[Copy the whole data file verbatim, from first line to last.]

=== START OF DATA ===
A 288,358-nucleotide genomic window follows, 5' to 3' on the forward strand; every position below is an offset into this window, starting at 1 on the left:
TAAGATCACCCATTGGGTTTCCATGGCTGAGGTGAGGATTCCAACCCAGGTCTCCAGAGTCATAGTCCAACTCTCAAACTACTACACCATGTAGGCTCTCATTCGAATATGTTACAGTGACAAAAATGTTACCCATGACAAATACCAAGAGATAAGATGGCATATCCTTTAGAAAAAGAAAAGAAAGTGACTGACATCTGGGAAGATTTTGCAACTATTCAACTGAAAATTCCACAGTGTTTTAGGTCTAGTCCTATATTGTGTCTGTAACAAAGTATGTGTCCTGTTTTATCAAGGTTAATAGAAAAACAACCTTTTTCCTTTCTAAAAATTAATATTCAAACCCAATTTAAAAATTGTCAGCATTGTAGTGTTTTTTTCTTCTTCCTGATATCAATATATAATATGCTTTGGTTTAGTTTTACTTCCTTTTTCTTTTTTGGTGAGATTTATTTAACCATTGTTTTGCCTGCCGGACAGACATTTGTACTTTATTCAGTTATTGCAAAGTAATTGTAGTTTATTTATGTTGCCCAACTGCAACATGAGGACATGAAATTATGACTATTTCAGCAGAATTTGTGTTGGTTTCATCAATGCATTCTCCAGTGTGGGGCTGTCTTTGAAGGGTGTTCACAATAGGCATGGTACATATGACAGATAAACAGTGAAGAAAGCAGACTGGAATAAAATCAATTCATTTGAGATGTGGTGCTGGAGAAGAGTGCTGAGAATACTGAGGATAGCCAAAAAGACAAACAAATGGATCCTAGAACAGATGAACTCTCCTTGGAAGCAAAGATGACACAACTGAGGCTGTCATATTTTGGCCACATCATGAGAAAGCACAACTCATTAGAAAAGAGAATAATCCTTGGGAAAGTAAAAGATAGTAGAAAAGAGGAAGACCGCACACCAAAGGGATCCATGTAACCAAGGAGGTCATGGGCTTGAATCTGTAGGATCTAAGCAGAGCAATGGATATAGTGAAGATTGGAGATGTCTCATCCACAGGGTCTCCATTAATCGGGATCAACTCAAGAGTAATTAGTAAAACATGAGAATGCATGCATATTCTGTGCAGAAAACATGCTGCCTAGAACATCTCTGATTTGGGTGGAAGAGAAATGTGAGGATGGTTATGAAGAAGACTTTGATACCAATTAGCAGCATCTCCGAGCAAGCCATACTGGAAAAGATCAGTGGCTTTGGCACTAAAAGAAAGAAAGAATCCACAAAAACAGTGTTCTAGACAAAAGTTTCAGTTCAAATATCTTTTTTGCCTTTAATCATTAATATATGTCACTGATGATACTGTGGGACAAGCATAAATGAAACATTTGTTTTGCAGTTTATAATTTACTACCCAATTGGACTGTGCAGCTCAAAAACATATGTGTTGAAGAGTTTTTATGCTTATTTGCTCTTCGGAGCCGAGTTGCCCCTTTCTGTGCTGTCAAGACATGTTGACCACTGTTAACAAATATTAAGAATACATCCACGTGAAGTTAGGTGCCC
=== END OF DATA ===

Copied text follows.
A 288,358-nucleotide genomic window follows, 5' to 3' on the forward strand; every position below is an offset into this window, starting at 1 on the left:
TAAGATCACCCATTGGGTTTCCATGGCTGAGGTGAGGATTCCAACCCAGGTCTCCAGAGTCATAGTCCAACTCTCAAACTACTACACCATGTAGGCTCTCATTCGAATATGTTACAGTGACAAAAATGTTACCCATGACAAATACCAAGAGATAAGATGGCATATCCTTTAGAAAAAGAAAAGAAAGTGACTGACATCTGGGAAGATTTTGCAACTATTCAACTGAAAATTCCACAGTGTTTTAGGTCTAGTCCTATATTGTGTCTGTAACAAAGTATGTGTCCTGTTTTATCAAGGTTAATAGAAAAACAACCTTTTTCCTTTCTAAAAATTAATATTCAAACCCAATTTAAAAATTGTCAGCATTGTAGTGTTTTTTTCTTCTTCCTGATATCAATATATAATATGCTTTGGTTTAGTTTTACTTCCTTTTTCTTTTTTGGTGAGATTTATTTAACCATTGTTTTGCCTGCCGGACAGACATTTGTACTTTATTCAGTTATTGCAAAGTAATTGTAGTTTATTTATGTTGCCCAACTGCAACATGAGGACATGAAATTATGACTATTTCAGCAGAATTTGTGTTGGTTTCATCAATGCATTCTCCAGTGTGGGGCTGTCTTTGAAGGGTGTTCACAATAGGCATGGTACATATGACAGATAAACAGTGAAGAAAGCAGACTGGAATAAAATCAATTCATTTGAGATGTGGTGCTGGAGAAGAGTGCTGAGAATACTGAGGATAGCCAAAAAGACAAACAAATGGATCCTAGAACAGATGAACTCTCCTTGGAAGCAAAGATGACACAACTGAGGCTGTCATATTTTGGCCACATCATGAGAAAGCACAACTCATTAGAAAAGAGAATAATCCTTGGGAAAGTAAAAGATAGTAGAAAAGAGGAAGACCGCACACCAAAGGGATCCATGTAACCAAGGAGGTCATGGGCTTGAATCTGTAGGATCTAAGCAGAGCAATGGATATAGTGAAGATTGGAGATGTCTCATCCACAGGGTCTCCATTAATCGGGATCAACTCAAGAGTAATTAGTAAAACATGAGAATGCATGCATATTCTGTGCAGAAAACATGCTGCCTAGAACATCTCTGATTTGGGTGGAAGAGAAATGTGAGGATGGTTATGAAGAAGACTTTGATACCAATTAGCAGCATCTCCGAGCAAGCCATACTGGAAAAGATCAGTGGCTTTGGCACTAAAAGAAAGAAAGAATCCACAAAAACAGTGTTCTAGACAAAAGTTTCAGTTCAAATATCTTTTTTGCCTTTAATCATTAATATATGTCACTGATGATACTGTGGGACAAGCATAAATGAAACATTTGTTTTGCAGTTTATAATTTACTACCCAATTGGACTGTGCAGCTCAAAAACATATGTGTTGAAGAGTTTTTATGCTTATTTGCTCTTCGGAGCCGAGTTGCCCCTTTCTGTGCTGTCAAGACATGTTGACCACTGTTAACAAATATTAAGAATACATCCACGTGAAGTTAGGTGCCC